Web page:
The American artist Edward Hopper (1882–1967) was a popular portrayer of atmospheric modern life, from his depictions of the isolated and pensive figures in the city to the quiet intensity and melancholy of his houses and seascapes.
The styles and influences that characterize twentieth-century American art are myriad. In no other period and, arguably, in no other country, were so many modes of expression experimented with, so many techniques used, or so many mediums exploited.
A Time of War
This was a time of unprecedented social change in the United States. The Civil War (1861–65) had changed the face of the nation, and the process of rebuilding and healing took decades. The first half of the twentieth century wreaked further havoc, as the First World War (1914–18) was followed by the nationwide Great Depression, instigated by the Wall Street Crash of 1929 and succeeded by the Dust Bowl of the 1930s. President Franklin D. Roosevelt’s New Deal promised new hope to a desperate people, but that hope was snatched away when the Japanese bombed Pearl Harbor in 1941, dragging America into a global war.
The changing face and fortunes of the United States were reflected contemporaneously and nostalgically in art throughout the twentieth century. As the nineteenth century drew to a close, European influences still held sway in the minds of many American artists. The works of the French Impressionists in particular inspired artists such as Mary Cassatt (1844–1926) and Childe Hassam (1859–1935), and for many, a sojourn in Europe, and especially Paris, art capital of the world, was essential for their artistic education.
Looking Closer to Home
Alongside this, though, artists like Charles Marion Russell (1864–1926) and Frederic Remington (1861–1909) looked to their own country and its history, painting romantic visions of the old American West. This rendering of a national identity, however nostalgic its roots, took a new shape as the century progressed. The fascination with European art changed as the continent was scarred by battle and Paris itself fell under occupation. While modern European styles such as Cubism showed their influence, American artists began to look to their own country for inspiration and subject-matter.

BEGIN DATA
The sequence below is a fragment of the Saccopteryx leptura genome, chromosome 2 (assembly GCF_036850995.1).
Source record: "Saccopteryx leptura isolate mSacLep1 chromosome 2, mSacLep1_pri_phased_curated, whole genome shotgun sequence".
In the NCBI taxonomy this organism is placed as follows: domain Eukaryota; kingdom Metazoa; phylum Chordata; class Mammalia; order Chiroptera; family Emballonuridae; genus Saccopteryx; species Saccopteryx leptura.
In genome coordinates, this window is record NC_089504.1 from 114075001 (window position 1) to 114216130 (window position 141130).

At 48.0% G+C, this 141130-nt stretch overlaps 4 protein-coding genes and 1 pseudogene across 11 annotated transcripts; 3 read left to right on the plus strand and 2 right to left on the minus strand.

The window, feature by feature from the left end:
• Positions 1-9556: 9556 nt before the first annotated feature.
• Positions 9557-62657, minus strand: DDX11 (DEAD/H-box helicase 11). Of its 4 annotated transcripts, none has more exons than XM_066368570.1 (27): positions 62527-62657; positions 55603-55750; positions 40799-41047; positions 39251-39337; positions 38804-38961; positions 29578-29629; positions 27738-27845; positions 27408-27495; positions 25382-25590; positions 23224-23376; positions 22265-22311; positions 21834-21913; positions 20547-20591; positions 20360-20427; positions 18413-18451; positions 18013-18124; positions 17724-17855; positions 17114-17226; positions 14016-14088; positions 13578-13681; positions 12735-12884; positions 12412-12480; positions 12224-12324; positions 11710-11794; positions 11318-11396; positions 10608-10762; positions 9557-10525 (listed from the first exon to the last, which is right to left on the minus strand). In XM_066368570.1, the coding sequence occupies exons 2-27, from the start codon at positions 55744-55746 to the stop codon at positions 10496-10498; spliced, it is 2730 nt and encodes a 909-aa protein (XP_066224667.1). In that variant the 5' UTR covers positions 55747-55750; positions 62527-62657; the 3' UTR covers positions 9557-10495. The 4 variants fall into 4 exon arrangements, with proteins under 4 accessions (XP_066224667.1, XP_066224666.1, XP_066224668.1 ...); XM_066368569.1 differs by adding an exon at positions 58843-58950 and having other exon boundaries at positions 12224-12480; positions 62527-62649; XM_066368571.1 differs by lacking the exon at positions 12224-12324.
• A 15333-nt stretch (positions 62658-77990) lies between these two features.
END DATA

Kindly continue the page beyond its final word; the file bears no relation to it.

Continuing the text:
The New York-based Ashcan School began the trend for realist painting, and their depictions of everyday American life, without frills or ambiguity, spawned a later generation of modern Realist artists that included Edward Hopper and Charles Burchfield (1893–1967). An extension of this was Precisionism, a detailed, almost photographic style most evident in the works of artists such as Charles Sheeler (1883–1965).
A Portrayal of Modern America
The terms ‘American Scene’ and ‘Regionalism’ are often used interchangeably and, from a technical point of view, this makes perfect sense. Some artists stayed aloof from what became an ideologically freighted Regionalism, however, and the American Scene description is better reserved for them. Hopper’s accounts of an everyday America are peculiarly unsettling. He shows a nation cut off from its productive countryside and from those wide-open spaces celebrated by the Regionalists.
Capturing a Sense of Isolation
Hopper’s figures frequently seem like spectres, making their way through the world like the living dead. Isolated, wrapped up in themselves, they come together in anonymous, transitional locations – motel rooms, diners, deserted offices – conversing without ever apparently making contact. Below are a few examples of Hopper’s artworks, which encapsulate his capacity to articulate a sense of loneliness.
Lighthouse at Two Lights
Edward Hopper spent almost his entire career living and working in New York. From 1912 onwards, however, he regularly travelled north to summer in Gloucester, Cape Cod and Monhegan Island, off the coast of Maine. In 1927 he bought his first motorcar and, from that point on, explored some of the more remote regions of Maine, spending several summers in a coastal resort known as Two Lights. Here Hopper painted the local sites, including Captain Upton’s House (1927) and the lighthouse positioned on a grass-covered promontory overlooking the ocean.